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Cambodia: 1998

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1998: Archaeology: Radar Reveals Hidden Ruins in Cambodia
1998: Cambodia: Hun Sen Declares Election Victory
1998: Pol Pot Dies at 73
1998: Coalition Government

Cambodian Despot Pol Pot Dies at 73

Archives consist of articles that originally appeared in Collier's Year Book (for events of 1997 and earlier) or as monthly updates in Encarta Yearbook (for events of 1998 and later). Because they were published shortly after events occurred, they reflect the information available at that time. Cross references refer to Archive articles of the same year.


1998: Cambodian Despot Pol Pot Dies at 73

Pol Pot, the onetime leader of Cambodia's Communist Khmer Rouge movement—one of the 20th century's bloodiest and most brutal regimes—died on April 15, 1998, in the jungles of northern Cambodia, leaving behind a country still struggling with the legacy of his murderous rule. The details of his birth are disputed, but he was reportedly 73 years old.

According to the Khmer Rouge, now renamed the National Solidarity Party, Pol Pot died peacefully in his sleep of a heart attack, but his body was cremated before an autopsy could be performed. Some analysts speculated that Pol Pot was murdered by his Khmer Rouge colleagues in order to prevent him from testifying about the atrocities committed during the Khmer Rouge's four-year reign of terror from 1975 to 1979. In the weeks before his death a United States-led effort to bring Pol Pot to trial appeared to be making headway, and his testimony might have proved damaging to other Khmer Rouge leaders.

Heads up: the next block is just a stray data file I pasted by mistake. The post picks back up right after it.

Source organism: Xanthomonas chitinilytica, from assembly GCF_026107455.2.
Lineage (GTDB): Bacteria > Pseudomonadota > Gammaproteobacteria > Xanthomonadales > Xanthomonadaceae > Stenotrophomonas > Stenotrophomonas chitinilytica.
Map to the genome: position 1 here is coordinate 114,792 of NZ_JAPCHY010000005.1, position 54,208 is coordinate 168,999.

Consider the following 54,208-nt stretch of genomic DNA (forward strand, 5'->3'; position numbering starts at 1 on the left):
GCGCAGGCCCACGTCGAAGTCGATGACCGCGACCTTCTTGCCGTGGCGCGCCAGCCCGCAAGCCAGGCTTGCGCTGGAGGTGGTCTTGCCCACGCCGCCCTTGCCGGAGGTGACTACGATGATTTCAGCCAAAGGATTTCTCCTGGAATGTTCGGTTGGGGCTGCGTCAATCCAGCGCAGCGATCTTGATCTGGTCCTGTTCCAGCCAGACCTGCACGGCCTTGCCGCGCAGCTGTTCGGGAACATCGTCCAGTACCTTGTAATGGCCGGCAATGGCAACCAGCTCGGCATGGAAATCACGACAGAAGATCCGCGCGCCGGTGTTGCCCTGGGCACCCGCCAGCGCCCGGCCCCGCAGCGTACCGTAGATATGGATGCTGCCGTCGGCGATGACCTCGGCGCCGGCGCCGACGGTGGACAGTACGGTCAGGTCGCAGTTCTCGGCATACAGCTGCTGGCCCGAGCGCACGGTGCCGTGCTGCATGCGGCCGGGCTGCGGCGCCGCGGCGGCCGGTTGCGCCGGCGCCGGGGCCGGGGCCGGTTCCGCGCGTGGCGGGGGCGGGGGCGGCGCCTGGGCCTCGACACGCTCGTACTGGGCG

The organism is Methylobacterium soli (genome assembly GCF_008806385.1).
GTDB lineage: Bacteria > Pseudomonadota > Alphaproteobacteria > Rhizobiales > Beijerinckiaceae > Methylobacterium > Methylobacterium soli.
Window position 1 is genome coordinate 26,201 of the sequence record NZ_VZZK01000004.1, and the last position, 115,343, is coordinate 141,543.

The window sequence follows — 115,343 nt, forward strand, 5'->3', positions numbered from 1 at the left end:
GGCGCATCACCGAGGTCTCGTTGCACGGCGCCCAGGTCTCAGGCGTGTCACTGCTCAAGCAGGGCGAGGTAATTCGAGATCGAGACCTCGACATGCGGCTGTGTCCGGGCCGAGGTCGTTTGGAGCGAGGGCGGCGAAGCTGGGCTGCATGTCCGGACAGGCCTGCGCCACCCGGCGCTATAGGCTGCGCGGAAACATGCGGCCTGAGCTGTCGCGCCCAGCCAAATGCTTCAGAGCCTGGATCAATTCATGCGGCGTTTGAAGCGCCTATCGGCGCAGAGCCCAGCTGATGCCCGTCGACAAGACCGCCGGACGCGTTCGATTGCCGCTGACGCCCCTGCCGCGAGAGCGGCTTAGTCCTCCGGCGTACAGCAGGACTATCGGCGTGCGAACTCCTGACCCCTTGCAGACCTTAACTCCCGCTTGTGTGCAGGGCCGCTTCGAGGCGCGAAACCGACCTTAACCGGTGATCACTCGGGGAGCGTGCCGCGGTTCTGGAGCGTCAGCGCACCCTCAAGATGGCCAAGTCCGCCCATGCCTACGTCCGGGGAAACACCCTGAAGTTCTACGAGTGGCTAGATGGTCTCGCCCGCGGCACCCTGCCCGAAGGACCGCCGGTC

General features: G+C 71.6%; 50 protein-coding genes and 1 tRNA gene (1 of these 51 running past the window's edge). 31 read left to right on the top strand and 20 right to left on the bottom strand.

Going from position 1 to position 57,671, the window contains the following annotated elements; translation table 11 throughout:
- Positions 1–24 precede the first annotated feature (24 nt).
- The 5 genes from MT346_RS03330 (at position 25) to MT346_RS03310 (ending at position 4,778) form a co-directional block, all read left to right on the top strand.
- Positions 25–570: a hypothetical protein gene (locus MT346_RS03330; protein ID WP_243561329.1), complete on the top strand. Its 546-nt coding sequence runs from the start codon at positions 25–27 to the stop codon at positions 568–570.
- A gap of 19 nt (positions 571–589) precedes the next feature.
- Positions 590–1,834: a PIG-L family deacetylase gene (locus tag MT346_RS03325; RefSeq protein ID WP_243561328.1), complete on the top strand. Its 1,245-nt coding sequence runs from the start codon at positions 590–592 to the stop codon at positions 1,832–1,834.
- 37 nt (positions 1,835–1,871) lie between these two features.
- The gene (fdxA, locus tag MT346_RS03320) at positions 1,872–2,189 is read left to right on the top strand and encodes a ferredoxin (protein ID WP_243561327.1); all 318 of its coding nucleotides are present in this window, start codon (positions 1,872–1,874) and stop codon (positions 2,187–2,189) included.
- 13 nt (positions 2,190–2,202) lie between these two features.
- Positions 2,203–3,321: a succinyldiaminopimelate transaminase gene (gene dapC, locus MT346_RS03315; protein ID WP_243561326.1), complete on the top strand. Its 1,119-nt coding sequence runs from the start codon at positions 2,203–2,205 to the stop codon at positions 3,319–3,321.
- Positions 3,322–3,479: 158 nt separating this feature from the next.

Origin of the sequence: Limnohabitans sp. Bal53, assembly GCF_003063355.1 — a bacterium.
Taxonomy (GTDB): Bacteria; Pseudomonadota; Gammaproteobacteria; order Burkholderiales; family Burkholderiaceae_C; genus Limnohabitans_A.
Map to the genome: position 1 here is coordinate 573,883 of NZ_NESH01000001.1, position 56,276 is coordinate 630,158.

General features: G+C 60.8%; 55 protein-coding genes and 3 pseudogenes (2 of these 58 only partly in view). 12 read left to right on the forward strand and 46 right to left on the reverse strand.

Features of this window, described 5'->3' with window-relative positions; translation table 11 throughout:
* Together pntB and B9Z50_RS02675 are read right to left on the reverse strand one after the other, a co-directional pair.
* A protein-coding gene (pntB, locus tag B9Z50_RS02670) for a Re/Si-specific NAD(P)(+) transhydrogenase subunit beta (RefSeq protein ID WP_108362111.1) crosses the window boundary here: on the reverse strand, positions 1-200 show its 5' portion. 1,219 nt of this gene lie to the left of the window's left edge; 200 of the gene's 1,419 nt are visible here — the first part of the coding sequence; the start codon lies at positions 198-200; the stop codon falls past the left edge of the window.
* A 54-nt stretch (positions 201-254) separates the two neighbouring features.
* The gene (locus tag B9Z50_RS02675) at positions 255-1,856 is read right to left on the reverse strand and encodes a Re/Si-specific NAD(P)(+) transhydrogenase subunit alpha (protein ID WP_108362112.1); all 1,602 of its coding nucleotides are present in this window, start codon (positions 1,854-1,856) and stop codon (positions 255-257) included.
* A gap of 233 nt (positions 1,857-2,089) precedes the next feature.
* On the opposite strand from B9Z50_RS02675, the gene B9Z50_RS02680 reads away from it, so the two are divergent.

Pol Pot was regarded as the mastermind behind the Khmer Rouge's bizarre attempt to empty Cambodia's cities and move the entire population into rural communes. Buddhist monks, ethnic minorities, intellectuals, and anyone from a middle class background were singled out for extermination. In four years about 1.7 million Cambodians died at the hands of Pol Pot's Khmer Rouge, victims of starvation, disease, overwork, torture, and summary execution.

Known as “Brother Number One” during his time in power, Pol Pot's influence had long since ebbed. He and his forces fled to the jungle in 1979 when they were overthrown by a Vietnamese invasion. Although the Khmer Rouge remained a potent guerrilla force for many years, the movement began to fragment in the 1990s. In 1996 one of Pol Pot's top lieutenants, Ieng Sary, defected to the Cambodian government and took with him thousands of Khmer Rouge soldiers. And in July 1997 Pol Pot was put on trial by the Khmer Rouge and sentenced to life in prison.


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